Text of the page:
Controlling anisomyopia in children by orthokeratology: A one-year randomised clinical trial

  • Yu Zhang
    Department of Ophthalmology, Peking University Third Hospital, Beijing Key Laboratory of Restoration of Damaged Ocular Nerve, Beijing 100191, China
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  • Xiaoxiao Sun
    Department of Ophthalmology, Peking University Third Hospital, Beijing Key Laboratory of Restoration of Damaged Ocular Nerve, Beijing 100191, China
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  • Yueguo Chen
    Corresponding author at: 49 North Huayuan Road, Haidian District, Beijing 100191, China.
    Department of Ophthalmology, Peking University Third Hospital, Beijing Key Laboratory of Restoration of Damaged Ocular Nerve, Beijing 100191, China
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Published:November 13, 2021DOI:



      To investigate the effects of overnight orthokeratology (OK) lenses wear on the interocular axial length (AL) difference in anisomyopic children.


      Sixty anisomyopic children (8–14 years old) were enrolled in this one-year prospective, randomised controlled study. Subjects were randomly assigned to wear OK lenses (OK group) or single-vision spectacles (control group). AL was monitored at baseline and every six months using an IOL Master biometer, and axial elongation and interocular AL differences were compared between the groups.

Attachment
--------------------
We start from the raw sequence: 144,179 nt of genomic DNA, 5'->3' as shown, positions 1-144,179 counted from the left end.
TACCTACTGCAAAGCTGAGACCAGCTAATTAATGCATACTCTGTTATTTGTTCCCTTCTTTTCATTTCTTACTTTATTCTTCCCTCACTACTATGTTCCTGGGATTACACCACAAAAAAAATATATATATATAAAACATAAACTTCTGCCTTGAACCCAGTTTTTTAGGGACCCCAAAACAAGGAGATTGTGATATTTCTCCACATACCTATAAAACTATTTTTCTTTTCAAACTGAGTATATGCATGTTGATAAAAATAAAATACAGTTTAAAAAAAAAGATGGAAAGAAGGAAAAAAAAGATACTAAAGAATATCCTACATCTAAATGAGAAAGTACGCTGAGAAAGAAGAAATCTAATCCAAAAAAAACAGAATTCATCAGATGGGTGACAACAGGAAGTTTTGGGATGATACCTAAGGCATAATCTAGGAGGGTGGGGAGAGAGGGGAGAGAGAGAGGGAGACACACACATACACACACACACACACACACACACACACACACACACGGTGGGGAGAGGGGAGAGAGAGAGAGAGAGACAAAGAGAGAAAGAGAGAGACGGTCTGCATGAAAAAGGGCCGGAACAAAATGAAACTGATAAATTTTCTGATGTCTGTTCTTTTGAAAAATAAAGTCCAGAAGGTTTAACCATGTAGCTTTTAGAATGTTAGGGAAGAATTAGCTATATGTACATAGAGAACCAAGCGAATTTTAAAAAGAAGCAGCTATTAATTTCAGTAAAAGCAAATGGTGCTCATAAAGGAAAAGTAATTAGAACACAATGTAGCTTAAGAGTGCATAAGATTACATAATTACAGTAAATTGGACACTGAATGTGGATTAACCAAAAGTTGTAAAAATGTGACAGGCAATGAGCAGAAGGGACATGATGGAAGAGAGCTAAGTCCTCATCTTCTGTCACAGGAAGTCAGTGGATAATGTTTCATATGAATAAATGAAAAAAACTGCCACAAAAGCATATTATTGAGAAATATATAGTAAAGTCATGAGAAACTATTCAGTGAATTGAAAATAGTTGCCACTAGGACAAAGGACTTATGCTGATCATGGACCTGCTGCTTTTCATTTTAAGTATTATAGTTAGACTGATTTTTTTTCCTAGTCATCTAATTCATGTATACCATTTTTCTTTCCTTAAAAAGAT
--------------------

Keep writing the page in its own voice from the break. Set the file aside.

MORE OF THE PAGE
In the control group, the more myopic eyes had similar axial elongation (0.36 ± 0.17 mm) to the less myopic eyes (0.37 ± 0.17 mm) at the one-year follow-up (P > 0.05). In the OK group, the less myopic eyes exhibited significantly greater axial elongation (0.24 ± 0.17 mm) than the more myopic eyes (0.13 ± 0.13 mm) at the one-year follow-up (P < 0.05). The mean interocular AL difference significantly decreased in the OK group over one year, from 0.47 ± 0.24 mm to 0.35 ± 0.22 mm (P < 0.05). However, the mean interocular AL difference decreased only slightly in the control group, from 0.56 ± 0.28 mm to 0.55 ± 0.28 mm (P > 0.05).


      This randomised, controlled study demonstrated that OK reduces the interocular AL difference in anisomyopic children due to stronger myopic control of the more myopic eye.


      OK (orthokeratology), AL (axial length)


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